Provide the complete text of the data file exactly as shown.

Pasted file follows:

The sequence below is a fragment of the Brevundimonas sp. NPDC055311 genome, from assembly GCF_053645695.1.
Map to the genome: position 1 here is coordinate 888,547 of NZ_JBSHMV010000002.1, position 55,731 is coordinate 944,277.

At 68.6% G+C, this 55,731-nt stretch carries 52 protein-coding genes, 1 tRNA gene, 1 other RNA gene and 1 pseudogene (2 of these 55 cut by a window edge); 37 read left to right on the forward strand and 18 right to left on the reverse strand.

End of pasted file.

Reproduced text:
The sequence below is a fragment of the Brevundimonas sp. NPDC055311 genome, from assembly GCF_053645695.1.
Map to the genome: position 1 here is coordinate 888,547 of NZ_JBSHMV010000002.1, position 55,731 is coordinate 944,277.

At 68.6% G+C, this 55,731-nt stretch carries 52 protein-coding genes, 1 tRNA gene, 1 other RNA gene and 1 pseudogene (2 of these 55 cut by a window edge); 37 read left to right on the forward strand and 18 right to left on the reverse strand.